Information about Middle East Oriente Medio
Front Matter

Front Matter

International Monetary Fund
Published Date:
November 1997
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Information about Middle East Oriente Medio
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© International Monetary Fund

November 1997

Cover Design: IMF Graphics Section

Cataloging-in-Publication Data

Financial systems and Labor markets in the Gulf Cooperation Council Countries. — [Washington, D.C.]: Middle Eastern Dept., International Monetary Fund, 1997.

p. cm.

ISBN 9781557757128

1. Finance—Persian Gulf States. 2. Labor Market—Persian Gulf States. 3. Manpower policy—Persian Gulf States. I. International Monetary Fund. Middle Eastern Dept.

HG187.3.F46 1997

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The economies of the countries of the Gulf Cooperation Council (GCC) share many features. They are endowed with abundant oil and gas reserves, which have been used to generate considerable wealth, build an extensive network of physical infrastructure, and raise per capita income to more than double the world average. Also, these countries share a long tradition of liberal economic policies, open trade and exchange systems, low inflation, and stable currencies. These positive attributes have created an enabling environment for economic growth and financial stability. At the same time, however, the narrow production and revenue base and heavy dependence on hydrocarbon exports and imports of goods and labor have increased the vulnerability of the GCC economies to external developments and the vagaries of the international oil market.

The key challenges facing the GCC countries are how to sustain a relatively high growth rate and create employment opportunities for a growing number of nationals entering the labor market. Several GCC countries have already begun implementing medium-term reform programs to increase their economies’ resilience to adverse oil market developments, strengthen medium-term growth prospects, and create a more conducive environment for private sector activity and employment.

In the aftermath of the 1990-91 regional conflict, remarkable efforts were made to overcome the legacy of the crisis and resume the reform programs that had been interrupted by the war. A premium was put on fiscal consolidation through mobilization of non-oil revenue and expenditure restraint, with most of the GCC countries setting for themselves the target of achieving fiscal balance by the year 2000. Supported by higher oil prices in 1995 and 1996, fiscal consolidation efforts in all GCC countries have reduced significantly financial imbalances, helped eliminate the external debt of Saudi Arabia and Kuwait, and restored private sector confidence. Moreover, a qualitative shift in economic policies toward liberalization, deregulation, and promotion of private sector activity has been taking place throughout the region.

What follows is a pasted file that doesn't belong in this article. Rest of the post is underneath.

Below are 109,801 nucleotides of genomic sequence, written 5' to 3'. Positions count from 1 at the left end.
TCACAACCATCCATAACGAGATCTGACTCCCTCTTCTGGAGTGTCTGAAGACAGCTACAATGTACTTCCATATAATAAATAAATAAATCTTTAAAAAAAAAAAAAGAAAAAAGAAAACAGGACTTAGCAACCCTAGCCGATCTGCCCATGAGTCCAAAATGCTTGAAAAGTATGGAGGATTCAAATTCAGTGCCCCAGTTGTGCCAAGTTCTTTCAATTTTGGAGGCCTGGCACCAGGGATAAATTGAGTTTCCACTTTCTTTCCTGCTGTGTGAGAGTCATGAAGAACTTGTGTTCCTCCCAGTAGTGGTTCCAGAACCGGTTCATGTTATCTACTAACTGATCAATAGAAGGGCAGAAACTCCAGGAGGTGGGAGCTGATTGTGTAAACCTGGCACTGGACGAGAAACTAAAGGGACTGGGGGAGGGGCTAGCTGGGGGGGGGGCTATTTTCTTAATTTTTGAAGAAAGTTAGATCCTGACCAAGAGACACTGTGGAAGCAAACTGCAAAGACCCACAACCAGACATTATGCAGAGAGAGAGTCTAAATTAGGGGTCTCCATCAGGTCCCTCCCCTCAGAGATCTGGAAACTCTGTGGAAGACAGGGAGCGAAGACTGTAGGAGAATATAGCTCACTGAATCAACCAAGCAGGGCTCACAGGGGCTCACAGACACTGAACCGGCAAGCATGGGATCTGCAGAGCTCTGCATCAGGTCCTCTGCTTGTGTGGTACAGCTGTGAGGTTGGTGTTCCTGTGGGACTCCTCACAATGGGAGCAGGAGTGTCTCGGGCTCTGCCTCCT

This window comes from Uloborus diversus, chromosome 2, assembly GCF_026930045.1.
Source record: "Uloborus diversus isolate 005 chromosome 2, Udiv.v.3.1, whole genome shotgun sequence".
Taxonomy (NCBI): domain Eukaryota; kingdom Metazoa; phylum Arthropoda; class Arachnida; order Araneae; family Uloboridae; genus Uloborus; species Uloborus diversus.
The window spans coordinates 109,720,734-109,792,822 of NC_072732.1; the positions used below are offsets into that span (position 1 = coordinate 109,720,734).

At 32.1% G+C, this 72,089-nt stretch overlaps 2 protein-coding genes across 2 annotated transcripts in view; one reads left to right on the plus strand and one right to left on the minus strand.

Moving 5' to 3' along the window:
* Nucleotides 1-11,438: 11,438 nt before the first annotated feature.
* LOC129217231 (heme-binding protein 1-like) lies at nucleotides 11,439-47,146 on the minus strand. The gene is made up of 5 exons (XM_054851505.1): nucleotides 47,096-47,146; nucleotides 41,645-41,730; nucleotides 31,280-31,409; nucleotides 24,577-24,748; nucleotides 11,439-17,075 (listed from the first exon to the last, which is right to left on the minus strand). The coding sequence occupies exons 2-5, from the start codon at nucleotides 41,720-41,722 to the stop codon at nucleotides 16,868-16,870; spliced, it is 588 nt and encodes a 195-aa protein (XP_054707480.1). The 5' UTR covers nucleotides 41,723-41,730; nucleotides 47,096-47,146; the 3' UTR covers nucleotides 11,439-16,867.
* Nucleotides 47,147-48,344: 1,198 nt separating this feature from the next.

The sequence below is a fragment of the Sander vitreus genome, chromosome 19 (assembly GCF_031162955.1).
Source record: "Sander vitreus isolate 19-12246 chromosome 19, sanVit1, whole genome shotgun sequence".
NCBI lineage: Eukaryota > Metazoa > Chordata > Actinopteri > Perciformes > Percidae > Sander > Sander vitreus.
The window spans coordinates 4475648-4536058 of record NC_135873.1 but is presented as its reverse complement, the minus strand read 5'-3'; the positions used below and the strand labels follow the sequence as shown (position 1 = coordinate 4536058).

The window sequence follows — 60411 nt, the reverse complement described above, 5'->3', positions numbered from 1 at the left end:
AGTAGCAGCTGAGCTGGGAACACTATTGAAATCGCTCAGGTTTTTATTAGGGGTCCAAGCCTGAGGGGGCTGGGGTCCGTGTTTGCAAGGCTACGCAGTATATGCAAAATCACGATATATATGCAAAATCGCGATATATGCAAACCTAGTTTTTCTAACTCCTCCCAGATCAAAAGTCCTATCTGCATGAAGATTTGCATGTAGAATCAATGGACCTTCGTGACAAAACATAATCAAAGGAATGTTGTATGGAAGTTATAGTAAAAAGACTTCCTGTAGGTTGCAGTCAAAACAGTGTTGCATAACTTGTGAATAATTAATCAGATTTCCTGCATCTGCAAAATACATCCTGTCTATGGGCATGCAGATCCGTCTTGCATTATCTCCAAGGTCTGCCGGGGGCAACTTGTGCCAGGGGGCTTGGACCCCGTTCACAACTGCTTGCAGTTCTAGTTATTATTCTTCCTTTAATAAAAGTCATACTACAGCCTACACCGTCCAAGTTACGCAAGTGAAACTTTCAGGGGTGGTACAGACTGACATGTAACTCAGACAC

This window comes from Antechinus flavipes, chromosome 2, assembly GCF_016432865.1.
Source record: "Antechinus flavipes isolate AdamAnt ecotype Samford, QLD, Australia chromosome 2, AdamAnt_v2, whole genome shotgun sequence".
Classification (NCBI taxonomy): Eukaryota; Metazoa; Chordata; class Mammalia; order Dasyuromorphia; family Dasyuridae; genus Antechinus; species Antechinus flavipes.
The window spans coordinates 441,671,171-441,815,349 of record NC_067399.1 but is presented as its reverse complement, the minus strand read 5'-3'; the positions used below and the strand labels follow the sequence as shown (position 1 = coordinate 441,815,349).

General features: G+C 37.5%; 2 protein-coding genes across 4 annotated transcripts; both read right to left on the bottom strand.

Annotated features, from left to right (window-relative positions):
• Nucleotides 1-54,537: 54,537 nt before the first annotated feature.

An important feature of the medium-term plans has been the increased emphasis on structural reforms, including government disengagement from commercial activities, privatization, and financial sector reform, as well as a heightened interest in labor market issues and policies. Healthy and dynamic financial intermediaries and deeper capital markets are essential to supporting private sector growth and enhancing the beneficial effects of reforms in other areas. In turn, efficient labor markets would contribute to economic growth and diversification while supporting job creation.

This volume comprises two separate papers on key structural aspects of the reform process in the GCC countries. The first paper addresses issues related to financial intermediation and reform in the context of the evolving economic environment in the GCC countries. The second discusses the labor market challenges and policy issues in the GCC countries and their implications for the Middle East and North Africa (MENA) region.

The authors are grateful for valuable comments and input from colleagues in the Middle Eastern Department. Special thanks are due to V. Sundararajan for comments on the financial systems paper, and to Mohamed A. El-Erian and Susan Fennell for comments on the labor market paper. The authors greatly appreciate the valuable research assistance provided by Sayeed Mahyoub. Martha Bonilla, of the External Relations Department, edited the publication. Maria Llames, Joan Wise, and Anne Yee were helpful in the final preparation of the manuscript. The views expressed in this study are the sole responsibility of the authors and do not necessarily reflect the views of the Executive Directors of the IMF or other members of the IMF staff.

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